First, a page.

In the near West End, Kelly Lewis, Whitney Forstner and Tanya Cummings just opened The Workbox.

“We started our own small businesses because we didn’t like corporate America, so we left,” said Cummings. “But we missed having people around us, and we missed the everyday interactions you have in an office. So, this was our solution.”

Cummings and Forstner also co-own a staffing firm called Momentum Resources.

The Workbox is a house on Libbie near Grove Avenue that has been converted into office space. The downstairs has couches, chairs, tables and a few small work areas. Upstairs there are several large desks with chairs.

The Workbox (slogan: “A Place to Be”) comes equipped with everything an office needs: a fax machine, high-speed wireless internet, a kitchen with a fridge, a coffee maker, a large jar of Dum-Dum lollipops and a coat closet that has been converted to a phone booth.

The walls are soft green and the couches are brown and fluffy like the furniture in someone’s apartment and not an office. The house is well lit with a homey, decidedly non-corporate touch.

“I missed the environment of having an office to go to,” said Lewis. “If you surround yourself with good people, then you can share ideas and really keep each other accountable.”

The Workbox rents space out on a daily, weekly or monthly basis to business people who are looking for an office and who maybe miss the amenities of an office.

Self-employed office-space seekers pay from $200 to $400 a month for seating in the downstairs area or $400 to $600 a month for a desk upstairs.

For comparison, a two-cup-a-day habit at Starbucks costs about $80 a month. And the coffee chain charges most people for Internet access.

Most small businesses and startups that lease their own offices are likely to spend between $400 and $800 a month for a 500-square-foot office space. That doesn’t include utilities and Internet, which add another $200 a month (and are an enormous headache to set up).

workbox2The Workbox co-founders readily admit that there were selfish reasons behind starting the business.

“We like spending time together,” Cummings said, “and we thought this would be a good way to both spend time with our friends and surround ourselves with other great people as well.”

Forstner said that the Workbox had about 10 businesses that were deciding what level of membership they wanted to settle on, but the interest in such a service can be seen by the fact that it just opened in June. “So far our business has been by invitation only, but we are starting to open up a bit more,” Forstner said.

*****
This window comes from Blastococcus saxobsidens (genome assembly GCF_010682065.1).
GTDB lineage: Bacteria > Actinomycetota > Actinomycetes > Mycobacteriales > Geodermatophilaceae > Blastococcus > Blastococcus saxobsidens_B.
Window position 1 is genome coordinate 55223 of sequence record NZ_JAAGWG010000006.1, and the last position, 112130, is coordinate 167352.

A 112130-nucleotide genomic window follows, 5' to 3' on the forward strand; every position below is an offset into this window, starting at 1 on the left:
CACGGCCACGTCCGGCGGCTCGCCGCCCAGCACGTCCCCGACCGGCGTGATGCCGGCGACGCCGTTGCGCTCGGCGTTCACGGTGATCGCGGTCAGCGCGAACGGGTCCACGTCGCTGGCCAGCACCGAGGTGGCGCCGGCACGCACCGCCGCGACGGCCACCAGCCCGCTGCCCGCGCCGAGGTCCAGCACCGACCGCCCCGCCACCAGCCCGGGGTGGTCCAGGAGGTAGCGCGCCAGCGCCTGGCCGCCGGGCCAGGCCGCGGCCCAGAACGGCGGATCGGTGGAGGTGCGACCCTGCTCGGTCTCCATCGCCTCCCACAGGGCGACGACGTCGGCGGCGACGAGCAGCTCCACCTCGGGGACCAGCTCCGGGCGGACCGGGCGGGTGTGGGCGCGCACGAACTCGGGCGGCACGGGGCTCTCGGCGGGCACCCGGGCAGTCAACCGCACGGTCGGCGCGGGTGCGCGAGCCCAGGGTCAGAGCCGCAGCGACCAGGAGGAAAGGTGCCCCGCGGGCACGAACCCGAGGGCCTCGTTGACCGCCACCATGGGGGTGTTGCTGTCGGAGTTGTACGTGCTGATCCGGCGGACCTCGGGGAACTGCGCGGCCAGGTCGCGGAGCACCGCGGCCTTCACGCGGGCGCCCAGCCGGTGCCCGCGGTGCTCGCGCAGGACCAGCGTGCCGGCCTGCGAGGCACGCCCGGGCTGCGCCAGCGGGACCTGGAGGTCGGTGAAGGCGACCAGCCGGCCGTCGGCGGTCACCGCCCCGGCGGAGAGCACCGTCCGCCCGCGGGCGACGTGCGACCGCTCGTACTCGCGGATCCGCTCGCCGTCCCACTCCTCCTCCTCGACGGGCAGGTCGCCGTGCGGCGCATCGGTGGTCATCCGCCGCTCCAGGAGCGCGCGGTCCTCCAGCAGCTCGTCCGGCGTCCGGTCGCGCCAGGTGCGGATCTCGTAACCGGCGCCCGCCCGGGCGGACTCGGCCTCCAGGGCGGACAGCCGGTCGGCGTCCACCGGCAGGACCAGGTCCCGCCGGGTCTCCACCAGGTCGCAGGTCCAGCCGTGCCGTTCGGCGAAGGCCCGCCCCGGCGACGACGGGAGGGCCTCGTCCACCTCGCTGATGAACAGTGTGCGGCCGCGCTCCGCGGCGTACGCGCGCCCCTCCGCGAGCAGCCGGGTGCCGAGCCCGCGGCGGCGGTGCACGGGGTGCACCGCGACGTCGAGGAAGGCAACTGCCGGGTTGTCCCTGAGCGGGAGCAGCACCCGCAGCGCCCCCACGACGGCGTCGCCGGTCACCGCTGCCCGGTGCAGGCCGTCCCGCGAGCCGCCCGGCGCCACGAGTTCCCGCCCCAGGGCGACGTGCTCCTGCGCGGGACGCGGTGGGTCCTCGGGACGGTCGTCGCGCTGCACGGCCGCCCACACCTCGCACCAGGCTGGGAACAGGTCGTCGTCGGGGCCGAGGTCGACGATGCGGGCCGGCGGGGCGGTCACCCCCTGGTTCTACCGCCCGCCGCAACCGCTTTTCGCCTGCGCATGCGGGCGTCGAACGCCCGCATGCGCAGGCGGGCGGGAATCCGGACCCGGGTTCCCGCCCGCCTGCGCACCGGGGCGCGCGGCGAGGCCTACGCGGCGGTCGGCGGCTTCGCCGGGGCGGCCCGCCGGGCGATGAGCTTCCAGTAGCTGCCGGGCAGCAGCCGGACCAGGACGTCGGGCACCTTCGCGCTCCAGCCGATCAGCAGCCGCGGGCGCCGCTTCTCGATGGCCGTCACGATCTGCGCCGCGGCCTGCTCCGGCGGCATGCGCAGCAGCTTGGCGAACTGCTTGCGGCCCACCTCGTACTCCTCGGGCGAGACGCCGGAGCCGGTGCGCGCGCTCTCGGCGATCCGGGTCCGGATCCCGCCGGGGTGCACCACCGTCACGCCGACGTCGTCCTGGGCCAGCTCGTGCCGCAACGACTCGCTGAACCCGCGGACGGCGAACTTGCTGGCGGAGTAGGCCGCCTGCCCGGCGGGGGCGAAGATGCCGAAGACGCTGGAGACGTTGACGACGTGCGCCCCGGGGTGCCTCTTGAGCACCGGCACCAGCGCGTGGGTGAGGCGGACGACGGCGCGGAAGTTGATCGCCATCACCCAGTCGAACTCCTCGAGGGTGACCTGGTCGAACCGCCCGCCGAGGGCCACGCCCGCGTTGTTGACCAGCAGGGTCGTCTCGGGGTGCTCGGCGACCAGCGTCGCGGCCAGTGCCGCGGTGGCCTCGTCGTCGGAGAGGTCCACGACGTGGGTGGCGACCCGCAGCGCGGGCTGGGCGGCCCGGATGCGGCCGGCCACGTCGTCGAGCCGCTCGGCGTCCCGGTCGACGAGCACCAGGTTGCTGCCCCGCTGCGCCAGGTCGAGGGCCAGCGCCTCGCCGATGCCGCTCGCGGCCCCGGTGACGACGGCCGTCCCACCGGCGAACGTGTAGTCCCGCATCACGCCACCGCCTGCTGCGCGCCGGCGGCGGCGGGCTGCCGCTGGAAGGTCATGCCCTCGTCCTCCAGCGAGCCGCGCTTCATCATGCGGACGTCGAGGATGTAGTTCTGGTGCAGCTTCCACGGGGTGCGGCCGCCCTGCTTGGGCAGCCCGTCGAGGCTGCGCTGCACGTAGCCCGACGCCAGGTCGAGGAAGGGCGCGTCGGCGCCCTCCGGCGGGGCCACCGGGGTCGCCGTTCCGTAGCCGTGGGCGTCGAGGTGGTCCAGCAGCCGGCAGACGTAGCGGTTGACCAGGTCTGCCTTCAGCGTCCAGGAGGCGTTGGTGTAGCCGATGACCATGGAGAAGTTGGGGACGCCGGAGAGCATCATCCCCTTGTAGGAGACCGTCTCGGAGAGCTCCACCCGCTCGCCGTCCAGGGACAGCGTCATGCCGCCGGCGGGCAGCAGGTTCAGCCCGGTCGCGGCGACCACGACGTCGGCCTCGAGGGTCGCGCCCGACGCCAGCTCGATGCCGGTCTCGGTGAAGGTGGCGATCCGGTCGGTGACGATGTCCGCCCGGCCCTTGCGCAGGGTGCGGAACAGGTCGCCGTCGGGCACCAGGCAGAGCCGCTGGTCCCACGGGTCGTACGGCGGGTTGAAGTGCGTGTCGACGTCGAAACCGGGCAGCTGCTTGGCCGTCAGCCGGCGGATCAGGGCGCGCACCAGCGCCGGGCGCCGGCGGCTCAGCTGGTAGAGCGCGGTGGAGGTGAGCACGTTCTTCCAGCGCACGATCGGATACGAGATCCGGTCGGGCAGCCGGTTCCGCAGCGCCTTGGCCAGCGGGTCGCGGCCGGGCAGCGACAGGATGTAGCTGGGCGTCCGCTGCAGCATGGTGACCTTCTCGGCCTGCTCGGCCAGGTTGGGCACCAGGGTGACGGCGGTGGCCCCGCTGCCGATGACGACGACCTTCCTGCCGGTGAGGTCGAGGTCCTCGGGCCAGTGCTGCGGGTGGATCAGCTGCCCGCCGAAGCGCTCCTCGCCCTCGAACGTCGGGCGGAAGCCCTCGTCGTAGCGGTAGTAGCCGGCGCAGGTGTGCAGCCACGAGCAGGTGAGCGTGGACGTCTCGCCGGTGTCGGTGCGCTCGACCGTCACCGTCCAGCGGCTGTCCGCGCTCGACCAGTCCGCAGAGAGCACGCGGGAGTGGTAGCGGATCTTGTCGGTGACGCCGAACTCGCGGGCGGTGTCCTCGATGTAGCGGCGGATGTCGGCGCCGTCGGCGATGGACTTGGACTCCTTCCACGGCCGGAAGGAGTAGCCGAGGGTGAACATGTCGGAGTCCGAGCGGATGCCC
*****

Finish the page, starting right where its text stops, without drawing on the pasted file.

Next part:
The trio’s timing might be perfect. A growing number of former corporate employees from defunct firms like LandAmerica and Circuit City are starting small businesses.

Dozens of other small businesses with office space, including one marketing firm downtown, have taken in entrepreneurs and charged them either small rent or trade for it. Even MeadWestvaco is trying to get into the game, albeit on a larger scale. The paper and packaging company’s new headquarters downtown will have extra office space available for rent, although the company is not promising free printing and a collaborative environment.

Cummings said that the location was ideal for people who were used to conducting business at Panera because Workbox is only a block from a Starbucks, several restaurants and Café Caturra. (You can read about Caturra’s growth here.)

John Linder, creative director at 93 Octane, a marketing firm, said that his business grew as a result of an office-share that he set up with another firm called RTS Marketing. The two firms shared an office, a billboard, a kitchen, a bathroom and a common area.

“It was kind of like living together before you get married,” Linder said. “We realized that our companies were so aligned and had similar interests, so we merged back in 2008 under the banner of 93 Octane.”

Linder now has another firm sharing the office with his firm, O’Keefe Brands.

“It has been another great fit,” he said. “There is really a lot of benefit to having smart people to share ideas with only a few steps away.”

Lewis said that mutual motivation is part of the idea behind The Workbox. One woman who works at the office-share has been working on a book for 15 years. She wrote on the community chalkboard that she would have the first cut done in August.

“Imagine,” Lewis said, “working on a book for 15 years and then coming here and saying ‘I’m going to have my first draft done by August.’ But that’s part of the appeal, having your friends and colleagues around to say, ‘Hey, how’s the draft coming?’ It’s positive motivation.”

More Reading:

Digital Nomads Choose Their Tribes, Washington Post:
The Internet let millions of wired people work from home; now, with widespread WiFi, many have cut the wires and left home (or the dreary office) to work where they please — and especially around other people, even total strangers. For nomads, the benefits are both primitive and practical.

David Larter is a BizSense reporter. Please send news tips to [email protected]

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93 Octane:: News » John Lindner asked about sharing
12 years ago

[…] Richmond BizSense did an article on sharing. Yes, children we should all learn how to share… even businesses. The article focuses on a growing trend in business. Sharing space! […]